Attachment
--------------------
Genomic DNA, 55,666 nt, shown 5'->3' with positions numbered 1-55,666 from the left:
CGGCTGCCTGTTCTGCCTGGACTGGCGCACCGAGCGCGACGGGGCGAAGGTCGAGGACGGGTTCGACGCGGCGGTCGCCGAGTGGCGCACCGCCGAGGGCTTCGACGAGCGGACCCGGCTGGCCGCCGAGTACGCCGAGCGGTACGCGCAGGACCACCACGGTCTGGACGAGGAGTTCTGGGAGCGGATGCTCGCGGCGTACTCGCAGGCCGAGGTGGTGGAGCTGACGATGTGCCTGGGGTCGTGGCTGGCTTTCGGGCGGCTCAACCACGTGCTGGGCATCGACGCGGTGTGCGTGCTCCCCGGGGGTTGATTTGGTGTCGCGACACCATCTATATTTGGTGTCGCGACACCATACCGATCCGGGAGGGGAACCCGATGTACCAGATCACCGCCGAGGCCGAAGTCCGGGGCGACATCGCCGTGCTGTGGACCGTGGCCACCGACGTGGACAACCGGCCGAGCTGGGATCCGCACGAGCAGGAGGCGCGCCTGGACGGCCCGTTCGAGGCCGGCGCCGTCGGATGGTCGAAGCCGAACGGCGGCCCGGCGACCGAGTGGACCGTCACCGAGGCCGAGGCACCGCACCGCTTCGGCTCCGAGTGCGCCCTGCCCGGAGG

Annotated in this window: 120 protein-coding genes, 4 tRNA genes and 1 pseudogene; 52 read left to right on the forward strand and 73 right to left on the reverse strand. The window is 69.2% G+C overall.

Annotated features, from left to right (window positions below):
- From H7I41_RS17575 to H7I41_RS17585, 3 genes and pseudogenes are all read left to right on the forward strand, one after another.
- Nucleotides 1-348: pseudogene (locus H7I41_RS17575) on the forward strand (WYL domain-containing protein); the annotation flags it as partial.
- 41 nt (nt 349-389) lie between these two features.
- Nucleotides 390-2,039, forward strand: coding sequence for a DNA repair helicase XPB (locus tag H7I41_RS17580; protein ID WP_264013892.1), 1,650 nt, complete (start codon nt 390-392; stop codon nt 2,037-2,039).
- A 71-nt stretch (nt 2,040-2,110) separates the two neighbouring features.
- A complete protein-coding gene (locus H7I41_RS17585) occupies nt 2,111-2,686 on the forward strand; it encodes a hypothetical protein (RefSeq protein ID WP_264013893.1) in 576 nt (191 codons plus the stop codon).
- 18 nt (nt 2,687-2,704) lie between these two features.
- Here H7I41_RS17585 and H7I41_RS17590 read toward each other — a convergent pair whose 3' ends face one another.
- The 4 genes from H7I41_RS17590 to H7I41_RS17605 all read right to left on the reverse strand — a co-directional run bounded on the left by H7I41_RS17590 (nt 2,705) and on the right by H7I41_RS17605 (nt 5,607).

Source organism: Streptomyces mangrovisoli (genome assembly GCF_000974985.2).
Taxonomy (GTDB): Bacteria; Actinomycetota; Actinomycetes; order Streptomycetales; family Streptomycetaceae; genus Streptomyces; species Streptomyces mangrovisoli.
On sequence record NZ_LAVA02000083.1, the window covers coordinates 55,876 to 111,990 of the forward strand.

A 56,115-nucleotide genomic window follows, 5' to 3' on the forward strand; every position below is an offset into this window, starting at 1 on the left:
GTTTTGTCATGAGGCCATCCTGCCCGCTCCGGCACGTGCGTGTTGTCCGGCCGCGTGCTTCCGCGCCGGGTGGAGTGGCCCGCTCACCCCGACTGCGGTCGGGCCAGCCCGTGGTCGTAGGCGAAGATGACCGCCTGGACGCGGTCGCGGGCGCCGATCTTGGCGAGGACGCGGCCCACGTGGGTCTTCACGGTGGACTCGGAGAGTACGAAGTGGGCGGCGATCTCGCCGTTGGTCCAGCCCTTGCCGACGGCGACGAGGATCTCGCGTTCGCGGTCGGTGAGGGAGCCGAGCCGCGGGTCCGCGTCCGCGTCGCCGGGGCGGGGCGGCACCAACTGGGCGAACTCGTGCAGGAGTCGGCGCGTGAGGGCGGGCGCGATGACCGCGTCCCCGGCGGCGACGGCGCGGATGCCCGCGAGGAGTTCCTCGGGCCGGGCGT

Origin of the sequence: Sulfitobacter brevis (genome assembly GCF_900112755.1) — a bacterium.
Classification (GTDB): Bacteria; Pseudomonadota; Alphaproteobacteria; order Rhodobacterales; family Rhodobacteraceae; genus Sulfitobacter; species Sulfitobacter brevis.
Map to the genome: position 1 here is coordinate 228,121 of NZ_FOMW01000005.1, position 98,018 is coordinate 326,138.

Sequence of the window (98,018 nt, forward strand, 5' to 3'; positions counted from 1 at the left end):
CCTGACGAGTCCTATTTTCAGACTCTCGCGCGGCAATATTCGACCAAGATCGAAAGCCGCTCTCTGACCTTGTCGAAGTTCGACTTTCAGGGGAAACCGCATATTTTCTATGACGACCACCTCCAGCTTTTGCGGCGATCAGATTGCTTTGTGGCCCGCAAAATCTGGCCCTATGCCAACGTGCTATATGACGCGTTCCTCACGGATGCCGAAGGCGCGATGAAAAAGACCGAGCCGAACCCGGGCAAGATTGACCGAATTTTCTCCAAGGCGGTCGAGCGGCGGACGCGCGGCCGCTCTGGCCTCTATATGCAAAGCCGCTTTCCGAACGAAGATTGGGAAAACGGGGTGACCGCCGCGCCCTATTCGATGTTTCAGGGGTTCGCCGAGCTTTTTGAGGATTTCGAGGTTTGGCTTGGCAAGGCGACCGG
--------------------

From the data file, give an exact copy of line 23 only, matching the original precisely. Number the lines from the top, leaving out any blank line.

CCTGACGAGTCCTATTTTCAGACTCTCGCGCGGCAATATTCGACCAAGATCGAAAGCCGCTCTCTGACCTTGTCGAAGTTCGACTTTCAGGGGAAACCGCATATTTTCTATGACGACCACCTCCAGCTTTTGCGGCGATCAGATTGCTTTGTGGCCCGCAAAATCTGGCCCTATGCCAACGTGCTATATGACGCGTTCCTCACGGATGCCGAAGGCGCGATGAAAAAGACCGAGCCGAACCCGGGCAAGATTGACCGAATTTTCTCCAAGGCGGTCGAGCGGCGGACGCGCGGCCGCTCTGGCCTCTATATGCAAAGCCGCTTTCCGAACGAAGATTGGGAAAACGGGGTGACCGCCGCGCCCTATTCGATGTTTCAGGGGTTCGCCGAGCTTTTTGAGGATTTCGAGGTTTGGCTTGGCAAGGCGACCGG